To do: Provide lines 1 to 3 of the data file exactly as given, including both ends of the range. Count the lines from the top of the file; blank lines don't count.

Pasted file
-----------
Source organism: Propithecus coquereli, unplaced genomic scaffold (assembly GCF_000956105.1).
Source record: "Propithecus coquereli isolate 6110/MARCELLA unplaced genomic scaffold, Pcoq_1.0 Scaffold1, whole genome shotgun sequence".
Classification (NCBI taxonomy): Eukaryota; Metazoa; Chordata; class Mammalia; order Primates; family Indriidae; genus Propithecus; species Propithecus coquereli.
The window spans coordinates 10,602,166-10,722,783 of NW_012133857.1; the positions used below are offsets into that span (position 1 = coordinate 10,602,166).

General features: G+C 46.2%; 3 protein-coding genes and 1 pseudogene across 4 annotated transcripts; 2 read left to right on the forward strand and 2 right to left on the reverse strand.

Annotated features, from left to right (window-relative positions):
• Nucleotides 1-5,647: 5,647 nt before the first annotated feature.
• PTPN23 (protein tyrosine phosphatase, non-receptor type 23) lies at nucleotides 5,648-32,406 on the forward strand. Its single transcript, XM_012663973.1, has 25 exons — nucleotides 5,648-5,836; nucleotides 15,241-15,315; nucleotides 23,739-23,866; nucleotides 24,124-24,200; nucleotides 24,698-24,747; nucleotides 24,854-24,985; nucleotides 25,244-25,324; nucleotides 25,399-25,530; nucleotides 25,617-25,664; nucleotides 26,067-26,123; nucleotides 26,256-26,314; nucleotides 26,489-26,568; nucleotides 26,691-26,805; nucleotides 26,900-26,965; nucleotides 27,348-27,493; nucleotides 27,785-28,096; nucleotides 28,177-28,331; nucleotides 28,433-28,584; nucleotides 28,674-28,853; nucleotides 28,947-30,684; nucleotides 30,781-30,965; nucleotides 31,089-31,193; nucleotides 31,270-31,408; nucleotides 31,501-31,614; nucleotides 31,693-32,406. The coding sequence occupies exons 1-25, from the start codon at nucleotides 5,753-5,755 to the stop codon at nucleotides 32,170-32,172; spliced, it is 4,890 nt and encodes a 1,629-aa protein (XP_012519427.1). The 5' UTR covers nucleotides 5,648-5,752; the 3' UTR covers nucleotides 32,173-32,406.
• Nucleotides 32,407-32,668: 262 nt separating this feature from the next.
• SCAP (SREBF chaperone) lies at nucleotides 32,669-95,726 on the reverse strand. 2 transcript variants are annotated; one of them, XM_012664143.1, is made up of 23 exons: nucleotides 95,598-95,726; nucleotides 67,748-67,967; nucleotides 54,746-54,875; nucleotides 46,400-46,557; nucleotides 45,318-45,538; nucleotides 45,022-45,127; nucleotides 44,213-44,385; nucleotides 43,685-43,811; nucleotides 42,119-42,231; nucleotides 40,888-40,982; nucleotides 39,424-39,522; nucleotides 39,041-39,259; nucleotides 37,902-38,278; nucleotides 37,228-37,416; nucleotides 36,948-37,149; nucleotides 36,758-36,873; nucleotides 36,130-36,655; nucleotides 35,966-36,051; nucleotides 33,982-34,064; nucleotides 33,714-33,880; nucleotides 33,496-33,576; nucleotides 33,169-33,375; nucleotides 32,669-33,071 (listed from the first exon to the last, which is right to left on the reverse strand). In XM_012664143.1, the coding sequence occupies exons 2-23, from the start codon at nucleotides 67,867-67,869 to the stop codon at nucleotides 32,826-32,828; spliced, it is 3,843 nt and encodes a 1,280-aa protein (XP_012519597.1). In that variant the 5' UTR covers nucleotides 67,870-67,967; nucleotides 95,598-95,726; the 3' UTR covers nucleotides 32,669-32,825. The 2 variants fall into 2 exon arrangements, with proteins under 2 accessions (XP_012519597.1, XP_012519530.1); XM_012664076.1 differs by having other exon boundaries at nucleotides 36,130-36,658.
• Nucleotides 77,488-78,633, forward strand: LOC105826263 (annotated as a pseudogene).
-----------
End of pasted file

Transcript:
Source organism: Propithecus coquereli, unplaced genomic scaffold (assembly GCF_000956105.1).
Source record: "Propithecus coquereli isolate 6110/MARCELLA unplaced genomic scaffold, Pcoq_1.0 Scaffold1, whole genome shotgun sequence".
Classification (NCBI taxonomy): Eukaryota; Metazoa; Chordata; class Mammalia; order Primates; family Indriidae; genus Propithecus; species Propithecus coquereli.